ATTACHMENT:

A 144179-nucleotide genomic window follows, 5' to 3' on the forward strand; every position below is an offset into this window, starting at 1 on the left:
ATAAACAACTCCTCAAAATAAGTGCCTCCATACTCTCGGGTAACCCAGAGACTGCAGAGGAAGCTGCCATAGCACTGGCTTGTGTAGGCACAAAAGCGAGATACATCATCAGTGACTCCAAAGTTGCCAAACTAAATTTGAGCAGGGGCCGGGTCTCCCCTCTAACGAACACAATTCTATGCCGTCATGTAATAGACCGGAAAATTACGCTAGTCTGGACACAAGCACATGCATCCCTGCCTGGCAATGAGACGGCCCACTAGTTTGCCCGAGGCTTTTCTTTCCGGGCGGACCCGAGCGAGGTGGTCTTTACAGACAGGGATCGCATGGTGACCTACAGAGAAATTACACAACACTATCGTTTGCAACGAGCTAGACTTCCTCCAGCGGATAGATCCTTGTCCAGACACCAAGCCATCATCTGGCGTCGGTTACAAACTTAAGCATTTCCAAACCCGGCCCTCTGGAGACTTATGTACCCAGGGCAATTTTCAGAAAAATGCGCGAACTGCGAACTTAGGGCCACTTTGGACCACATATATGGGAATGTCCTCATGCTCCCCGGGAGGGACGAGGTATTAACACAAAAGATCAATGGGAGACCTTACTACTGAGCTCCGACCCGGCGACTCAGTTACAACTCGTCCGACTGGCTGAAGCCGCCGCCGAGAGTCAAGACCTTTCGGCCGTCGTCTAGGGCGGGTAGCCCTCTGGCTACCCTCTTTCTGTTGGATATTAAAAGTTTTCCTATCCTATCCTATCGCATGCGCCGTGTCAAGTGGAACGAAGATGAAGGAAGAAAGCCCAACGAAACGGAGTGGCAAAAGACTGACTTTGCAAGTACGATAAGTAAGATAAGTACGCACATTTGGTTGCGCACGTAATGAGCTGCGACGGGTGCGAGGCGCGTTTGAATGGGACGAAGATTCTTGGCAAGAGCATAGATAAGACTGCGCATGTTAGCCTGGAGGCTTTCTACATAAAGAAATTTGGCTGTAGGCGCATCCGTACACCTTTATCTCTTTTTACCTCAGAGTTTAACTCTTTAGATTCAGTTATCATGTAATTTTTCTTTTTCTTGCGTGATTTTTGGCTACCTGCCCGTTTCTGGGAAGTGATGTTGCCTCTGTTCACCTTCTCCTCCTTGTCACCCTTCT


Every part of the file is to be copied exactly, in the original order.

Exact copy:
A 144179-nucleotide genomic window follows, 5' to 3' on the forward strand; every position below is an offset into this window, starting at 1 on the left:
ATAAACAACTCCTCAAAATAAGTGCCTCCATACTCTCGGGTAACCCAGAGACTGCAGAGGAAGCTGCCATAGCACTGGCTTGTGTAGGCACAAAAGCGAGATACATCATCAGTGACTCCAAAGTTGCCAAACTAAATTTGAGCAGGGGCCGGGTCTCCCCTCTAACGAACACAATTCTATGCCGTCATGTAATAGACCGGAAAATTACGCTAGTCTGGACACAAGCACATGCATCCCTGCCTGGCAATGAGACGGCCCACTAGTTTGCCCGAGGCTTTTCTTTCCGGGCGGACCCGAGCGAGGTGGTCTTTACAGACAGGGATCGCATGGTGACCTACAGAGAAATTACACAACACTATCGTTTGCAACGAGCTAGACTTCCTCCAGCGGATAGATCCTTGTCCAGACACCAAGCCATCATCTGGCGTCGGTTACAAACTTAAGCATTTCCAAACCCGGCCCTCTGGAGACTTATGTACCCAGGGCAATTTTCAGAAAAATGCGCGAACTGCGAACTTAGGGCCACTTTGGACCACATATATGGGAATGTCCTCATGCTCCCCGGGAGGGACGAGGTATTAACACAAAAGATCAATGGGAGACCTTACTACTGAGCTCCGACCCGGCGACTCAGTTACAACTCGTCCGACTGGCTGAAGCCGCCGCCGAGAGTCAAGACCTTTCGGCCGTCGTCTAGGGCGGGTAGCCCTCTGGCTACCCTCTTTCTGTTGGATATTAAAAGTTTTCCTATCCTATCCTATCGCATGCGCCGTGTCAAGTGGAACGAAGATGAAGGAAGAAAGCCCAACGAAACGGAGTGGCAAAAGACTGACTTTGCAAGTACGATAAGTAAGATAAGTACGCACATTTGGTTGCGCACGTAATGAGCTGCGACGGGTGCGAGGCGCGTTTGAATGGGACGAAGATTCTTGGCAAGAGCATAGATAAGACTGCGCATGTTAGCCTGGAGGCTTTCTACATAAAGAAATTTGGCTGTAGGCGCATCCGTACACCTTTATCTCTTTTTACCTCAGAGTTTAACTCTTTAGATTCAGTTATCATGTAATTTTTCTTTTTCTTGCGTGATTTTTGGCTACCTGCCCGTTTCTGGGAAGTGATGTTGCCTCTGTTCACCTTCTCCTCCTTGTCACCCTTCT